The U.K. Equality act 2010 introduces a notion called “indirect discrimination.” Basically it’s things that one does that disproportionately affects individuals possessing a protected characteristic (the British equivalent of a protected class) over those who don’t. An example has previously been given of a restaurant which admits both men and women, but only maintains urinals without seated toilets/stalls.

There is also a duty on service providers to make reasonable adjustments in their offering of their services that would equalise the playing field between disabled and non disabled users of their service at the service provider’s own expense. This can be anything from building a wheelchair ramp in their entrance to exercising greater patience and understanding in the application of any punitive policies as it applies equally to physical and mental disabilities alike.

Does anything like either of these mechanisms exist in the anywhere U.S., whether federally, or as a matter of state law?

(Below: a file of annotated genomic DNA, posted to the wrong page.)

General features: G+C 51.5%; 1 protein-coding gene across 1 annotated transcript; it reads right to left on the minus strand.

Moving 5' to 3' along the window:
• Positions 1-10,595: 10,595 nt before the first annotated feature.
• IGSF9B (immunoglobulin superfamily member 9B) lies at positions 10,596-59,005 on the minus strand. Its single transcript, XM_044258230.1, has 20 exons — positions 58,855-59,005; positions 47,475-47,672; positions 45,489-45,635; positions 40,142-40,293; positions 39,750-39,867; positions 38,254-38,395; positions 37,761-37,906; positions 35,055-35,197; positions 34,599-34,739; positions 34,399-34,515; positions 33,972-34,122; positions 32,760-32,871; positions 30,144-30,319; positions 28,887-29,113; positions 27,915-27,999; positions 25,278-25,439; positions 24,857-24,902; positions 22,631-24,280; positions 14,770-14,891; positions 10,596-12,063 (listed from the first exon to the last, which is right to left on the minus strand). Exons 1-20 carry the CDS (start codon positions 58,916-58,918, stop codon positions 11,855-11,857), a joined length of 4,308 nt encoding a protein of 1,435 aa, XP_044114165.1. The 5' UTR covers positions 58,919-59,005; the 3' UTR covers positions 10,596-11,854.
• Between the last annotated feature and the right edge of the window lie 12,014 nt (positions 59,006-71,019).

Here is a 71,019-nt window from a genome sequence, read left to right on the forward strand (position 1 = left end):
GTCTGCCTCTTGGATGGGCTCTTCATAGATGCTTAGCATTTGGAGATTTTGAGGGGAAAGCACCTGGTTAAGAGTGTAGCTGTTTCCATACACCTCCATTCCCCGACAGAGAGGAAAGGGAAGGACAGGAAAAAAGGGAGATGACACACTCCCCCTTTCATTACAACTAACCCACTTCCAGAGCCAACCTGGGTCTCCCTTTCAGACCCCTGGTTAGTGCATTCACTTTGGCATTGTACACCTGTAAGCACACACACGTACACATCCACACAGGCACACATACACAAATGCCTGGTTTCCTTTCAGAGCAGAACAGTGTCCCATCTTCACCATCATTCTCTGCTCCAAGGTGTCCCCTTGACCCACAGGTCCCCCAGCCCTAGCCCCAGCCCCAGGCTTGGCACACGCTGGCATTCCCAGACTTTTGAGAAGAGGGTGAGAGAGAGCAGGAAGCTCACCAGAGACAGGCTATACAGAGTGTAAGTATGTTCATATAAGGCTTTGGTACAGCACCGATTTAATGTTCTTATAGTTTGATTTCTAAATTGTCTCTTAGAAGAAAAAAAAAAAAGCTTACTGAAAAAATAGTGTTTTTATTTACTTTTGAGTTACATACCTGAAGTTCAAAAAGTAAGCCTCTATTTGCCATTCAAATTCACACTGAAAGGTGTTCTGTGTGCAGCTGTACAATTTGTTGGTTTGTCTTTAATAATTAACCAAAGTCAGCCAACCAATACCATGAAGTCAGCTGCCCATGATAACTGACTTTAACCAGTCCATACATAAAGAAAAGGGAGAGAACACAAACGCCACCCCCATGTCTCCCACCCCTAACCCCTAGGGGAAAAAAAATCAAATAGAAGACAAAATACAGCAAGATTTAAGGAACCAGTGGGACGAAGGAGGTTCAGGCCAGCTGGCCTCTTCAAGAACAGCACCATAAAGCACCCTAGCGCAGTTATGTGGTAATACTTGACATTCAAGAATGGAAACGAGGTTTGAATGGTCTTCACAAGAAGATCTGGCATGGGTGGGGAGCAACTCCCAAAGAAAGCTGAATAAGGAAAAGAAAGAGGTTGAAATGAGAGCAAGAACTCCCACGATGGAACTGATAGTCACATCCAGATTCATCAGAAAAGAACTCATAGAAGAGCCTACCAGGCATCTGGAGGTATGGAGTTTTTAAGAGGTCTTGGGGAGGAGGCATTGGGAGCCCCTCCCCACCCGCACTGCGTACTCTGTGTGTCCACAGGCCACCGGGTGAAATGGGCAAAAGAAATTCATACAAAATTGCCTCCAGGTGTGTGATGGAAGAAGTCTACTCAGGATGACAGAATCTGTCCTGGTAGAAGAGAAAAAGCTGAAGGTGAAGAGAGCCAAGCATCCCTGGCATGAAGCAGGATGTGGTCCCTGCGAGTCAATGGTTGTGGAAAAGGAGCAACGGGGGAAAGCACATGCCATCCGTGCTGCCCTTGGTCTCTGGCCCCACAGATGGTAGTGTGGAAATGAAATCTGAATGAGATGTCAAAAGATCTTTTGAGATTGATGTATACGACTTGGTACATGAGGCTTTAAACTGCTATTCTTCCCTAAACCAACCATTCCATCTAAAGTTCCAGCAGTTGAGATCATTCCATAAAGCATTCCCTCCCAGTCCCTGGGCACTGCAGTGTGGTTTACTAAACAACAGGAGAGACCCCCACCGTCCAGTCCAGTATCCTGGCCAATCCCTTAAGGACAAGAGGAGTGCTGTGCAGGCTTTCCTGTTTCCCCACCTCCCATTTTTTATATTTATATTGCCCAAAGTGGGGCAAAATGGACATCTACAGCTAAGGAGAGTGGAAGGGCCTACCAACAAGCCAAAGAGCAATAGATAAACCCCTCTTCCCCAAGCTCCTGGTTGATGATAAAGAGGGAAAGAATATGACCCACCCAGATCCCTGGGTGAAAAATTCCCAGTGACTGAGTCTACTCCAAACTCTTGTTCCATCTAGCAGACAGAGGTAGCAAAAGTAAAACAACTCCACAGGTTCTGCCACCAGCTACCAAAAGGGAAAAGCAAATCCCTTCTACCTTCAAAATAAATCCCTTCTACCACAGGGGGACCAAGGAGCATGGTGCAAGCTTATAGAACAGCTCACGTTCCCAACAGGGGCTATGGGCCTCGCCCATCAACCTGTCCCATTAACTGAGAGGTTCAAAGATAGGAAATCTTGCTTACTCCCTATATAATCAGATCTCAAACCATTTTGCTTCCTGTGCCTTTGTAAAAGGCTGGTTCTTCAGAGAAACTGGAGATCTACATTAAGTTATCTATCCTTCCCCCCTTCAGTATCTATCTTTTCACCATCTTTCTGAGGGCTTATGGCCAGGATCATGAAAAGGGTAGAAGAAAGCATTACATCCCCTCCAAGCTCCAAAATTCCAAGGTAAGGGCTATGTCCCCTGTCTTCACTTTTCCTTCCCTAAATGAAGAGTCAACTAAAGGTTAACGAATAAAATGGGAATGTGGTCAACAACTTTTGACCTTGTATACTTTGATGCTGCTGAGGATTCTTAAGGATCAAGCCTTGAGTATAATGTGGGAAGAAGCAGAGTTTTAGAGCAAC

1 Answer 1


Question 1

Does anything like “indirect discrimination” ... exist in the U.S.?

In the U.S., "indirect discrimination" is known as "disparate impact."

Question 2

Does anything like... the “duty to make reasonable adjustments” exist in the U.S.?

The Americans With Disabilities Act prohibits discrimination based on disability. This includes a requirement in "public accomodations" to "make reasonable modifications in policies, practices, and procedures that deny equal access to individuals with disabilities."

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